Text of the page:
Imperva CTO, Amichai Shulman on the web app attack preso you won’t see at BlackHat Las Vegas. As a part of their ongoing Hacker Intelligence Initiative, Imperva has compiled a Web Application Attack Report (WAAR) that gives a new insight into attacks against the top 30 web applications based on more than 10 million individual attacks over the last 6 months. WAAR outlines the frequency, type and geography of origin of each attack. Surprisingly a little known type of attack has become very common. Blog.Imperva.com was the link mentioned in the segment
This week’s regular episode of The Cyberjungle is 1 hour and 13 minutes long. You can hear it by clicking on the flash player below, or you can go to the listening options page and browse for other ways to hear the show.
To listen to Episode 173 via the flash player:
Chris Hadnagy from Social-Engineer.org, which organized a social engineering contest at this year’s DefCon conference. The contestants assumed made-up identities, and placed phone calls to 15 major American companies. Objective: cajole as much information as possible about company operations out of the employee on the other end of the phone. (The info would be of value to bad guys trying to cook up an attack.) Social-Engineer released its report this week on the results of the exercise. Our interview with Chris starts about 23 minutes into episode 173. The interview is 7 minutes long.
Ira’s recommendation: Change your computer to dual-boot with Linux as the other operating system. I like LinuxMint, VectorLinux, and (fav) PeppermintIce. These systems are best for web surfing, email, and word processing.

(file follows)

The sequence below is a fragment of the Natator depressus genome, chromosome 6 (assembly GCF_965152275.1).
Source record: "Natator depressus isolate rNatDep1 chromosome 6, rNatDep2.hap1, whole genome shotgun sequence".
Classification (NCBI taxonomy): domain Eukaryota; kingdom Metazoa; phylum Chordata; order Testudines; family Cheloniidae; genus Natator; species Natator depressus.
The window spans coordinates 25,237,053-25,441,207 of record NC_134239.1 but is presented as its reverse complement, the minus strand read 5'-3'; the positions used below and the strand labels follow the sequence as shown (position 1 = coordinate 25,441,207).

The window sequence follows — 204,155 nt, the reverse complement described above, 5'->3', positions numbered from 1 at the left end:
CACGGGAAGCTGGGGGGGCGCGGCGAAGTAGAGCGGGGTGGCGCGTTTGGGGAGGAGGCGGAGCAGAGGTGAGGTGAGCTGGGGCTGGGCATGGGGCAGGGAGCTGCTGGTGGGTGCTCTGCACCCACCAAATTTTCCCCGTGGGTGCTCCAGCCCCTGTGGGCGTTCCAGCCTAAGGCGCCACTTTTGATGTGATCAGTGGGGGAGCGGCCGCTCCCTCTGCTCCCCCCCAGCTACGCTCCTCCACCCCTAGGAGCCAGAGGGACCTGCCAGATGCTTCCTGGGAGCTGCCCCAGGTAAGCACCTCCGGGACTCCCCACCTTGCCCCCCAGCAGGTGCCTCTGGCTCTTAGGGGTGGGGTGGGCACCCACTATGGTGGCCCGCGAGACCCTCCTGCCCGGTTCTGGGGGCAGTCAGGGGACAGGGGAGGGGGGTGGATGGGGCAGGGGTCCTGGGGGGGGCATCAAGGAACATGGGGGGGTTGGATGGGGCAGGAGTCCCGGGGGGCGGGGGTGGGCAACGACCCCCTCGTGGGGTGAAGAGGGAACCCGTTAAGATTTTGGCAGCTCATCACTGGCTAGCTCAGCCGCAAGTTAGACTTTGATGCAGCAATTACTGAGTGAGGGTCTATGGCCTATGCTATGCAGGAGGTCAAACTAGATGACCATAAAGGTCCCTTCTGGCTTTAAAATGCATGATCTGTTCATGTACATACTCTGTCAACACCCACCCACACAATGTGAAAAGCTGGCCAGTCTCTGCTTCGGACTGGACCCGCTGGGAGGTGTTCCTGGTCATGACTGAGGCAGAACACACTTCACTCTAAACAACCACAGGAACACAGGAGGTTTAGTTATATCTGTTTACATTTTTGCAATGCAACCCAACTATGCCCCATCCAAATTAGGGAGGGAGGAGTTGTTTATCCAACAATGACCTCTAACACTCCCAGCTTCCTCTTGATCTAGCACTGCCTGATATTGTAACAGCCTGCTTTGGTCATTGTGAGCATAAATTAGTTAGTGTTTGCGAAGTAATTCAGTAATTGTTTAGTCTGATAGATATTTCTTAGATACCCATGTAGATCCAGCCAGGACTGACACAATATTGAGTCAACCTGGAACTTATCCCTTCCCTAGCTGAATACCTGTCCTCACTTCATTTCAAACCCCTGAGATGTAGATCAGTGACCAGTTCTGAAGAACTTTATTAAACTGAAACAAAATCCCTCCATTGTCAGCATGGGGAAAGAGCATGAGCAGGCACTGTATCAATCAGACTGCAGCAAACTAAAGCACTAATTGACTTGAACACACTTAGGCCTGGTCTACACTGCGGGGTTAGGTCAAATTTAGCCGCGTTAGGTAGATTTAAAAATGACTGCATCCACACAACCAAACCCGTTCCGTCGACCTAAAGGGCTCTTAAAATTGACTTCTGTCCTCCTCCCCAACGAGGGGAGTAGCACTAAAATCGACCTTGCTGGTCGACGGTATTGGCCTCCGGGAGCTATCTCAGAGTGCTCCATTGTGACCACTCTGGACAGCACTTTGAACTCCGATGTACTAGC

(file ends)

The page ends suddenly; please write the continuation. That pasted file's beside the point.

Our Take on This Week’s News
Texting money to politicians: Ready to text your political campaign donations? Politico reports on the legal issues surrounding campaign finance compliance. But says nothing about the security issues related to sending money via SMS.
Is the guy in the next booth packing heat? Before you leave for dinner, check this website, launched last week in response to a new Tennessee law that allows permit holders to carry their firearms into bars and restaurants. The site indicates two categories of dining establishments –- those who allow guns and those who don’t.
Facebook alternative apparently has some security holes: What if you could have the convenience of Facebook, but strong privacy and security? That was the idea behind Diaspora. Some college students from NYU came up with the idea, and posted the project on a web site where people can donate money to support new start-up business ideas. The students thought they needed $10k to build the code. They were written up in a New York Times story, and they raised nearly a quarter million dollars. Well, the very, very first version of the code is out, and the privacy and security experts are weighing in with harsh criticism.